Soft proofing and real color management weren't added to Lightroom until version 4 in 2012. It was then that Lightroom finally arrived as far as I was concerned. If you're not sold on color management yourself yet, I urge you to learn about it and use it. It can take a while to get a grip on the terminology employed in color management, but it's honestly not difficult once you do. It's such a pleasure to be able to print an image with reasonable certainty that the colors will come out the same as what you see on your monitor.
Version 5 in 2013 enhanced the limited ability for targeted adjustments found in earlier versions by adding the Spot Removal Tool (Advanced Healing Brush). Finally, removing the pesky dust spots didn't require a trip to Photoshop and back. Lightroom 5 Lightroom 5 featured the same content-aware fill magic previously added to Photoshop the year before. Slowly but steadily, my reasons for needing Photoshop diminished as it became possible to do more and more directly in Lightroom.
2015 saw the release of Lightroom 6 and noticeable improvement in speed via GPU acceleration. HDR and panorama merge tools were also added. Most notably though, Adobe made it clear that version 6 would be the last Lightroom version licensed separately from their new Creative Cloud ecosystem. The move from Creative Suite to Creative Cloud began back in 2012 but few took notice other than graphic designers. Like me, most photographers were already transitioning to Lightroom, and Lightroom wasn't part of the new Adobe Cloud licensing model. All that changed in 2015.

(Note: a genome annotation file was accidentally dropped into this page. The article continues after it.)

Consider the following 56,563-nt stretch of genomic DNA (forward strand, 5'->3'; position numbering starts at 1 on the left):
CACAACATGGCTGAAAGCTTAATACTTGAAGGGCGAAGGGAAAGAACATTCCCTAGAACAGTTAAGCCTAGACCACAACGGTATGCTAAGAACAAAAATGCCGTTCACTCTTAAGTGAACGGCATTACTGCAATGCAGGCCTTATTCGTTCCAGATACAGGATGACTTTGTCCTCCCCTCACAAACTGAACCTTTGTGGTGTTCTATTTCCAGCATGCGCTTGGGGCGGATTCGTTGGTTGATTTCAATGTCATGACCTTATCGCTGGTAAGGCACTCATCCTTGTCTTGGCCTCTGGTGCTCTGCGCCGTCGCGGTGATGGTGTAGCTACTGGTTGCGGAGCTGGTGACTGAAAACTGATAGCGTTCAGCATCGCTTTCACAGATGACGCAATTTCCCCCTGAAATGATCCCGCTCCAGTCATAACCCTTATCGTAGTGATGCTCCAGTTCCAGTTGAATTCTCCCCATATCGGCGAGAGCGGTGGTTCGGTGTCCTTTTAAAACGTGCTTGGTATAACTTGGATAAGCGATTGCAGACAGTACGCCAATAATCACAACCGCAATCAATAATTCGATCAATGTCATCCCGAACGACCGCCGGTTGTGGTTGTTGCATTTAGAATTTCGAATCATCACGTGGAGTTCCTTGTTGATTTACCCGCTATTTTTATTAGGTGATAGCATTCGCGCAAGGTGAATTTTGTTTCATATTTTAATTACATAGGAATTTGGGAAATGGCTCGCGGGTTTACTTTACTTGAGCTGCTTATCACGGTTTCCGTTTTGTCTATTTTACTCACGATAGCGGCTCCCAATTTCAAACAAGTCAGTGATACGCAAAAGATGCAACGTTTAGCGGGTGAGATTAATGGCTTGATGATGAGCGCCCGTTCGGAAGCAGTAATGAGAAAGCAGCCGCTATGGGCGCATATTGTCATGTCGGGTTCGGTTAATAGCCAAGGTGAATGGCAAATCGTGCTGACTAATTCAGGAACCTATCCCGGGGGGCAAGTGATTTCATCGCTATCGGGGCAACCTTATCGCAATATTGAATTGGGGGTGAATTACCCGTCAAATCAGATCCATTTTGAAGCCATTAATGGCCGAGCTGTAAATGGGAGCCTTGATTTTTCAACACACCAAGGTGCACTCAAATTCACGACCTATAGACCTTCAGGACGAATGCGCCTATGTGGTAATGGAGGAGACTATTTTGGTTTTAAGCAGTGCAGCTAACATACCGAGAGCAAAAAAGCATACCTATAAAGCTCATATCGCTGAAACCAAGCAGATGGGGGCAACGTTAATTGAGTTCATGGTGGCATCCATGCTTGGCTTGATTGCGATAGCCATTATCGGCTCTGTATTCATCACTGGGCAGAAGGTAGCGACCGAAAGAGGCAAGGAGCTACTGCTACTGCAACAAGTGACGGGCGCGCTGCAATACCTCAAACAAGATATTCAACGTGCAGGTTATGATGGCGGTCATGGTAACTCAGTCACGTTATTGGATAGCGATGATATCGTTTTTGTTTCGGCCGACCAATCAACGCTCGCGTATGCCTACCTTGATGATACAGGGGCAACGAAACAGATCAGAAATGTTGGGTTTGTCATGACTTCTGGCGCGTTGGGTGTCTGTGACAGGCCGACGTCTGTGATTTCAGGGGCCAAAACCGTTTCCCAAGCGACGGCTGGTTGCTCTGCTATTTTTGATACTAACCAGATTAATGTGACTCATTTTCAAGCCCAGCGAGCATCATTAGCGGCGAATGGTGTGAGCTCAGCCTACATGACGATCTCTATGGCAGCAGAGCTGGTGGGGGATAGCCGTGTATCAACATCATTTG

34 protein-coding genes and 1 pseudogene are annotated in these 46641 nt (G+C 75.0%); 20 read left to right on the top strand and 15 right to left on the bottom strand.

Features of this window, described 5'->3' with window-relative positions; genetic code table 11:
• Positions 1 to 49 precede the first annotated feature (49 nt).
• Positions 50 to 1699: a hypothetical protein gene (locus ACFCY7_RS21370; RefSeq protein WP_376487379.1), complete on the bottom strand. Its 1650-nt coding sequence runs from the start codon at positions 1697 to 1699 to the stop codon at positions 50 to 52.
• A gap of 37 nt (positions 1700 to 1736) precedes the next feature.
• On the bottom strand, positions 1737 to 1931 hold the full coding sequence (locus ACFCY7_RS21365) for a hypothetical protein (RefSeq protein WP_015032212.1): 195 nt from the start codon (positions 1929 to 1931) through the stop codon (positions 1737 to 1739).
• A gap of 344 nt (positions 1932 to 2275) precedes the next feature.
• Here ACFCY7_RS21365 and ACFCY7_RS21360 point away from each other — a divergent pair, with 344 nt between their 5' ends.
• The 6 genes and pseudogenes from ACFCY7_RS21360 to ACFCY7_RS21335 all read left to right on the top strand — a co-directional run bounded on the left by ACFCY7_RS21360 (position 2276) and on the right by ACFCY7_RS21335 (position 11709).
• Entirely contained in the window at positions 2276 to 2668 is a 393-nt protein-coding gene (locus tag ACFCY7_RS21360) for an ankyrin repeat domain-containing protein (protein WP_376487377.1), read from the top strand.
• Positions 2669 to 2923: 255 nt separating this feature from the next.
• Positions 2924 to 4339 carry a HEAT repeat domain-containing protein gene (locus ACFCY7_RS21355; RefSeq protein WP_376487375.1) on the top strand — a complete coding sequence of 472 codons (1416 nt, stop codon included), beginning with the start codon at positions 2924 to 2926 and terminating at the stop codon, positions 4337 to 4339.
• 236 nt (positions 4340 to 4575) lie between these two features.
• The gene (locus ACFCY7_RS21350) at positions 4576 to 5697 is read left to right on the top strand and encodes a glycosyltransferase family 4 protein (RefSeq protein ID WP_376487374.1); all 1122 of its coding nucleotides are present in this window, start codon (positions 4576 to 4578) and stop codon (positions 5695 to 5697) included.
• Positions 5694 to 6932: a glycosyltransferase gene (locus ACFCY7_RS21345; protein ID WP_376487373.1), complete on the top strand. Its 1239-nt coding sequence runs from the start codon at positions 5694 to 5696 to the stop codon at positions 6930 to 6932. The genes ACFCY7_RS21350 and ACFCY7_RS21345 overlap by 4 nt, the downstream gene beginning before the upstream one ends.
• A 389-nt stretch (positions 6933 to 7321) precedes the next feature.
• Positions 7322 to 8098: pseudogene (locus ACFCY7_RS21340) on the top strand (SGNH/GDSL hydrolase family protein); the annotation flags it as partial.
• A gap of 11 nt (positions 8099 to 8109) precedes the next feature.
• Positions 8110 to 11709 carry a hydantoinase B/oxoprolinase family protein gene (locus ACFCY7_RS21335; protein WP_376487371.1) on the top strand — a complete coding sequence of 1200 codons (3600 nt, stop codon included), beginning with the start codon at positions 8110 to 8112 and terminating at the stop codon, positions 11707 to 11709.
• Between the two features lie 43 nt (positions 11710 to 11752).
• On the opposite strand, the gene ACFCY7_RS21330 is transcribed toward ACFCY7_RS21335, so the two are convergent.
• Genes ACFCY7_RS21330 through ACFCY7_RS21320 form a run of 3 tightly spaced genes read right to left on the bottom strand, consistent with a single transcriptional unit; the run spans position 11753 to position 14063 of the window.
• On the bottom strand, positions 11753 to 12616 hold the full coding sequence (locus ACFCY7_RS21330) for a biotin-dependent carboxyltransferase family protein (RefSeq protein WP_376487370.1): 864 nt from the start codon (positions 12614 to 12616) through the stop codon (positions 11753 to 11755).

Adobe gave photographers the option of buying Lightroom 6 as a standalone boxed product, or of licensing the new Lightroom Creative Cloud offering. The two had a lot in common, but only Lightroom CC gave users access to the increasing web and mobile integration Adobe was introducing. Sooner or later, users were enticed or forced to the accept the Creative Cloud model.
The Photography Plan Adobe introduced for the Creative Cloud in 2015 made the financial burden of the switch more acceptable. For one "reasonable" monthly price, you could get licenses for both Lightroom and Photoshop as a bundle. Granted, it depended how frequently you had been upgrading your Creative Suite applications as to just how reasonable the cost was, but sooner or later most users rationalized it one way or another. I must say, it is convenient to get the latest features for both with just a few mouse clicks, and without having to wait for new boxed versions to be released. Cool new features such as Dehaze are very welcome to gain with no additional cost and with little effort.
It's hard to say what the next decade of Lightroom will bring, but it's worth taking a moment here to look back at how far it can in the first ten years. Clearly, the future is mobile so I expect that the enhancements being made to Lightroom mobile will be joined by more as we move forward. Beyond that, it's hard to predict. Computers themselves continue to get faster, and all that new processing power is sure to be put to good use by the fine folks at Adobe.
Happy birthday, Lightroom!